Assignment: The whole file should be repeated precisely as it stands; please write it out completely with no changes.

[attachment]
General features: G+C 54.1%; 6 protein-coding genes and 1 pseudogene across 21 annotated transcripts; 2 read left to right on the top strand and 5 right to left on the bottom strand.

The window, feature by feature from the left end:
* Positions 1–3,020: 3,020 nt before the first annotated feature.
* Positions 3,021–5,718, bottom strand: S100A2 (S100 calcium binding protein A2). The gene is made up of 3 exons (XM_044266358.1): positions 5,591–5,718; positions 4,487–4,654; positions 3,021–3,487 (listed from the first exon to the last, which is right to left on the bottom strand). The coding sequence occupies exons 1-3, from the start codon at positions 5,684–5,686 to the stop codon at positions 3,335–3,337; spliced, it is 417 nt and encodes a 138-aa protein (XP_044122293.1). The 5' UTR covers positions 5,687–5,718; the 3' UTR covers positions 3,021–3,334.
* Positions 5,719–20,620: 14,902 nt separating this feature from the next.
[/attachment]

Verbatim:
General features: G+C 54.1%; 6 protein-coding genes and 1 pseudogene across 21 annotated transcripts; 2 read left to right on the top strand and 5 right to left on the bottom strand.

The window, feature by feature from the left end:
* Positions 1–3,020: 3,020 nt before the first annotated feature.
* Positions 3,021–5,718, bottom strand: S100A2 (S100 calcium binding protein A2). The gene is made up of 3 exons (XM_044266358.1): positions 5,591–5,718; positions 4,487–4,654; positions 3,021–3,487 (listed from the first exon to the last, which is right to left on the bottom strand). The coding sequence occupies exons 1-3, from the start codon at positions 5,684–5,686 to the stop codon at positions 3,335–3,337; spliced, it is 417 nt and encodes a 138-aa protein (XP_044122293.1). The 5' UTR covers positions 5,687–5,718; the 3' UTR covers positions 3,021–3,334.
* Positions 5,719–20,620: 14,902 nt separating this feature from the next.